What Are Loan Modifications
A loan modification isn’t as common today as it was a few years ago when the housing market was adjusting to the financial conditions in the late 2000’s. A loan modification is a permanent change to the original note such as an adjustment in the loan amount, term or interest rate for example. The only other way to make such a change is with a refinance. But a refinance and a loan modification are in fact different.
With a refinance, the home owner applies for a mortgage in much the same fashion as when the home was originally financed. The owners complete the application and then provide specific documentation required by the lender. For example, a borrower states the gross monthly income is $5,000 per month. The lender would then ask for the most recent pay check stubs covering a 30 day period showing $5,000 per month in income.
Mortgage loan programs also ask there be a two year employment history so the lender asks for the last two years of W2 forms. For those who are self-employed or get more than 25 percent of monthly income from sources other than an employer, two years of federal income tax returns will be provided. To show there are enough funds available for a down payment and closing costs then copies of bank statements will accompany the application.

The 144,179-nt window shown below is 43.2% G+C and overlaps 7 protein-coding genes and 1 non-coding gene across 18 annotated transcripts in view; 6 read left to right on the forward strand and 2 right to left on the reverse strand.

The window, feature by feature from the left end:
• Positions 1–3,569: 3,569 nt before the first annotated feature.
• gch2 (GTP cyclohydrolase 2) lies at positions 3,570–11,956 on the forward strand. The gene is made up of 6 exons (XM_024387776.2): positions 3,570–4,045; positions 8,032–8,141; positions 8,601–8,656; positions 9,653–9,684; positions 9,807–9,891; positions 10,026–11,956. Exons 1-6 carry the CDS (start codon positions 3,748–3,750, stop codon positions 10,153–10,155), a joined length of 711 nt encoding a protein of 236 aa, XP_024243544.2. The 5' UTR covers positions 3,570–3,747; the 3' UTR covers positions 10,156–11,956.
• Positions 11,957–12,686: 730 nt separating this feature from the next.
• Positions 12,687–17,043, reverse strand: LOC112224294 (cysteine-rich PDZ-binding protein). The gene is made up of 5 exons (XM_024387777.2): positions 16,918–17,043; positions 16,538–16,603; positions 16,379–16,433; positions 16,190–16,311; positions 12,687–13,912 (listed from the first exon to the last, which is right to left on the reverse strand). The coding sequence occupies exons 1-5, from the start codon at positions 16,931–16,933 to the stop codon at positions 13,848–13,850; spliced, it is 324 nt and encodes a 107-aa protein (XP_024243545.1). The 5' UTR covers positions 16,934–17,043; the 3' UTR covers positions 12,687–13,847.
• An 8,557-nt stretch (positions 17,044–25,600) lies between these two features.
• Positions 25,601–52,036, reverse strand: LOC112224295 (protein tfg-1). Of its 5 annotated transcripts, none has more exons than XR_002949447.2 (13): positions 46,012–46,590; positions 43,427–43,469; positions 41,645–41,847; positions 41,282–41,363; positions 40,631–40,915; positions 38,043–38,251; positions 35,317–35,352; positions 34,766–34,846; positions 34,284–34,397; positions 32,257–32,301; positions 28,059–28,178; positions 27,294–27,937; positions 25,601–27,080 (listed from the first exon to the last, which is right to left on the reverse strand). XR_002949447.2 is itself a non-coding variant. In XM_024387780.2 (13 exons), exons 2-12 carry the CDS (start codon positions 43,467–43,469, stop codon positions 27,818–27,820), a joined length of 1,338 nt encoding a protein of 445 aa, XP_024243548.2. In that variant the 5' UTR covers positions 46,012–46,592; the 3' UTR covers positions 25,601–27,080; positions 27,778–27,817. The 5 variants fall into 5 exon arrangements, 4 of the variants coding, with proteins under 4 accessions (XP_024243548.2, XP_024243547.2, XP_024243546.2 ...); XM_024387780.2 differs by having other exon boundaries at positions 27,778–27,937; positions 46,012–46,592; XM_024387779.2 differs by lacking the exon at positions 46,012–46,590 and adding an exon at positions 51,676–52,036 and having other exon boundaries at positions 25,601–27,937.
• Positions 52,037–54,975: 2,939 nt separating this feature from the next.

With a loan modification, there is no new loan application but instead the borrowers apply for a loan modification directly with the lender. A loan modification also reviews the home owner’s financials but instead of making sure there is enough income to cover the new monthly payments the lender reviews financials to prove there is a temporary or permanent hardship. This means documentation of unemployment or a layoff or perhaps evidence showing there is has been a medical hardship and unable to work. The lender will review the current income and assets of the individual asking for the loan modification and adjusts the monthly payment accordingly.
For example, let’s say there is a 30 year fixed rate mortgage with a monthly payment of $1,000. The original application had two borrowers both employed. One borrower was laid off and half the household income was removed. The lender can review the new financial situation and modify the existing mortgage to accommodate the lower monthly income to $600 per month. The lender will then issue a trial period for the new, lower payments. If the home owners make these new monthly payments during the three to six month trial period, the loan will be permanently modified. Without the possibility of a loan modification, a foreclosure would likely be the result. Lenders by far prefer a loan modification versus a foreclosure.
A loan modification isn’t meant to replace a traditional refinance. Borrowers who can qualify for a refinance and want to change the rate or term on their existing home loan will apply for a refinance. Borrowers who cannot qualify for their current mortgage due to loss of income can apply for a loan modification instead.